The magnificent, insane castles of Ludwig II of Bavaria are slowly decaying. (Come for the architecture, stay for the orgies and proposed bank robberies.) As the article notes, "Ludwig kept hundreds of upholsterers, wood carvers and gilders busy, along with engineers and Siemens technicians." He spent himself into debt for the sake of his castles, many of which were designed after inspirations from Wagner, and some of which may have been built specifically for Wagner performances. [more inside]
Marble sculptures by Ortwin Gruettner.
- Cheese, Mice, Marbles, Surprise!
- Murmi Does Not Like His Food
- Dragon Castle, Land, Village
- Marble Run Palace
"Enya emerges from the shadows wearing a full-length black taffeta dress and a velvet shrug. She’s 54, but she has the skin of someone much younger — or someone who spends most of her time in an Irish castle. She looks like a mix of Deanna Troi and my mom, which is to say, she is the most beautiful woman in the world. She appears, nods as the room applauds her, and disappears without a word. “Now, for a light mingle,” the exec announces." -- Anne Helen Petersen on Enya, her avoidance of celebrity, her history, her massively successful career, and her castles.
A brief survey of remarkable grottos: some, like the Nottingham Limestone Caves, have been expanded over time by human habitation and digitally surveyed in high resolution. Some have been turned into temples or castles. Sometimes they are at the bottom of the world, beneath Mount Erebus.
Stephen Biesty is an award-winning British illustrator famous for his bestselling "Incredible" series of engineering art books: Incredible Cross-Sections, Incredible Explosions, Incredible Body, and many more. A master draftsman, Biesty does not use computers or even rulers in composing his intricate and imaginative drawings, relying on nothing more than pen and ink, watercolor, and a steady hand. Over the years, he's adapted his work to many other mediums, including pop-up books, educational games (video), interactive history sites, and animation. You can view much of his work in the zoomable galleries on his professional page, or click inside for a full listing of direct links to high-resolution, desktop-quality copies from his and other sites, including several with written commentary from collaborator Richard Platt [site, .mp3 chat]. [more inside]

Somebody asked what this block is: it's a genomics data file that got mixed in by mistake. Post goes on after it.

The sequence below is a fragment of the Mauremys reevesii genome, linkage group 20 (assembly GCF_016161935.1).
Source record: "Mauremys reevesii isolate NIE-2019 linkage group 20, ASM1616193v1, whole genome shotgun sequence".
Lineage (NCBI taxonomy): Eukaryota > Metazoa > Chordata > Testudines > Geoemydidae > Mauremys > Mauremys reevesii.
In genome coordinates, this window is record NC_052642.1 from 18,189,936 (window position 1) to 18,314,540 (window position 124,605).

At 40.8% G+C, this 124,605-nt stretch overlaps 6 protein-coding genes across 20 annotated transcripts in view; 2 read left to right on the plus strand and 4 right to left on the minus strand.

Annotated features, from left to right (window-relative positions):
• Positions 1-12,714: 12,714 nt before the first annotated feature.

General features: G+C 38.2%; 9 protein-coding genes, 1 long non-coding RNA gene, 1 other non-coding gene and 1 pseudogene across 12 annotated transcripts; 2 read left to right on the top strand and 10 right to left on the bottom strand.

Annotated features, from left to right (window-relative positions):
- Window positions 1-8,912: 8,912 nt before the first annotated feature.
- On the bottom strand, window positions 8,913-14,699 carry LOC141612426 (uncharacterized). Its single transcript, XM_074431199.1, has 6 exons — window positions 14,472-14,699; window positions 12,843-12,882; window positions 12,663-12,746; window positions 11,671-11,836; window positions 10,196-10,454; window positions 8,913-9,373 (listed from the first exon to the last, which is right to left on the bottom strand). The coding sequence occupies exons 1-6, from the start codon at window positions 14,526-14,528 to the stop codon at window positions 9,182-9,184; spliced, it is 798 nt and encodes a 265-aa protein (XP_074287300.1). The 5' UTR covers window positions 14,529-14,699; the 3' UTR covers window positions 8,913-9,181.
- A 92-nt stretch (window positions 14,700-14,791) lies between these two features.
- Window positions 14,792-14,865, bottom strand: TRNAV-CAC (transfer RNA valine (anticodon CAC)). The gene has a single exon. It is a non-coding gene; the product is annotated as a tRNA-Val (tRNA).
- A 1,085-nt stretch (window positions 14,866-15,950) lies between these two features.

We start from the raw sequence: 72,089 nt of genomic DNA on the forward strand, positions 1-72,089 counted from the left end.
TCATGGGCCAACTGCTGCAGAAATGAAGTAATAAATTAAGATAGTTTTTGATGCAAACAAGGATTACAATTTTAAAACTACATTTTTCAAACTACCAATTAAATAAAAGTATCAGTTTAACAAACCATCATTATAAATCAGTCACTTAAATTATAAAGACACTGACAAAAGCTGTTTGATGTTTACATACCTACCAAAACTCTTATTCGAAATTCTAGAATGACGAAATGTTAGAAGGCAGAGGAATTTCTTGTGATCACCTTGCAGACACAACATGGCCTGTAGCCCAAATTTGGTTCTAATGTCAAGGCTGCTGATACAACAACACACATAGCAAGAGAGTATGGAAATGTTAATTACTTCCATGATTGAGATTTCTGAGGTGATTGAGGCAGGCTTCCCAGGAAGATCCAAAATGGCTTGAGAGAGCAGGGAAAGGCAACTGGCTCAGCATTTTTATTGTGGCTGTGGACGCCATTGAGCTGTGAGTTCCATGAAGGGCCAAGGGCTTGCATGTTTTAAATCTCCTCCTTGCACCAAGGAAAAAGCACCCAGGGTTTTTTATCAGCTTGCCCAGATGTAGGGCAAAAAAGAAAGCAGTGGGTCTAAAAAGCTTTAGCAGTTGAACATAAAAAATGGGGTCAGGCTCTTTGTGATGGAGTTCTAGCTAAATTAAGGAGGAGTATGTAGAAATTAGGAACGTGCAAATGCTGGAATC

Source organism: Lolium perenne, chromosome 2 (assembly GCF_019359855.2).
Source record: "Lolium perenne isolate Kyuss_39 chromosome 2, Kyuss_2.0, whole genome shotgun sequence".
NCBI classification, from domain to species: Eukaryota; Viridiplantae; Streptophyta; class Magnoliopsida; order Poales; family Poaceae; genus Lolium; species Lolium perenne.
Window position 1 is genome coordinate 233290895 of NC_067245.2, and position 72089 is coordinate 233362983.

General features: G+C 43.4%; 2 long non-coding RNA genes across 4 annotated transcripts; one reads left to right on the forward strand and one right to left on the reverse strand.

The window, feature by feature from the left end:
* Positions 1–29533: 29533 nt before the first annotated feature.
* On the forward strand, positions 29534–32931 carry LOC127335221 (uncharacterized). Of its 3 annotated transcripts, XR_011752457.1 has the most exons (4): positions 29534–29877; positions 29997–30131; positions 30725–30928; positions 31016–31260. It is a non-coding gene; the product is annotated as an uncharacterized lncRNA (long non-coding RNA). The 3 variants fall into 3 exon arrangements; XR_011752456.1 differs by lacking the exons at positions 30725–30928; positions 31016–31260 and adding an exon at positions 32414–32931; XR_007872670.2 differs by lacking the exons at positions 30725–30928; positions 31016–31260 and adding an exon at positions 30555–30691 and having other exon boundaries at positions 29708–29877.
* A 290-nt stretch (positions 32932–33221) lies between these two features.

Q: Which was the last country in Europe to establish diplomatic relations with the Czech Republic?
A: Liechtenstein. [more inside]
A: Liechtenstein. [more inside]
Castles of the World. British castles. Scottish castles. Castle floor plans. Castles on the web (no, not virtual castles). [more inside]
Excellent post over at BLDBLOG on the history of Bannerman's Arsenal, a ruined island castle in the middle of the Hudson river, created by a war profiteer who was at one time the world's largest arms dealer. Bonus points for the amazing accompanying photos by Shaun O'Boyle, whose site Modern Ruins has been featured on the blue previously.
The Castle in Front of the Cave is, unsurprisingly, a castle in Slovenia fully integrated with a cave system; built in several stages beginning in the 13th century, the castle serves as the front to a large network of caves in the side of a mountain. This excellent flickr photoset has plenty more detail about the castle's history, defense systems & more. For those who want more detail, a series of QTVR panoramic images of the insides of the castle available on this Slovenian site. Via.
"King Anfortas currently owns this magic stone, schmooze him, take him surprise, how ever you will get it, but bring me this stone! As award I promise you my daughter and a place on the crown!" -- The Mystery of Castle Wildenburg, a slightly goofily-translated game that combines point-&-click with classic text adventure gameplay, and photos of the lovely German countryside. Read the "Prehistory," mouseover everything, save often (though you lose your accumulated points on loading a saved game), and be careful not to die of thirst.
American Castles. There are a few famous American castles: Bishop Castle (discussed previously here), Coral Castle, and Boldt Castle come to mind. However, this site lists them all; from the impressive to the mundane. If you're interested, you may be able to buy your own.
Castle Attack 2... Protect your castle from the attacking horde onslaught. You can use your archers, or lob rocks, dump boiling oil, or crush under burning logs. Extra points for accuracy. [note: shockwave, loud music, death, destruction]
Alnwick Castle, used in various films including Harry Potter and Robin Hood, has started planting the Poison Garden as part of its most recent additions (pdf). The Poison Garden includes belladonna and other examples of the worlds most deadly plants. Some specimens are kept behind bars for security purposes. Both the castle and the extensive garden seem like wonderful places to visit.
The Okinawa digital archive is a collection of images, video and narrative about the rich culture, history and ecology of the Ryukyu Islands. There's so much more to karate's birthplace than the famous, landscape-dominating military bases -- from music and dance to castles to a language and identity distinct from mainland Japan. Be sure to check out the picture gallery, searchable and sorted by region. [MI]
There's one man that represents where I was brought up in Lancashire. Steeplejack Fred Dibnah. His interests include industrial archeology, traction engines and wearing flat caps. Recently he has been making history programmes for the BBC where his enthusiasm and interest in what other people are saying is given a fresh twist by his working class perspective and respect for the builders of castles, mills etc. A great man with his own way with words. So, who are your local heroes?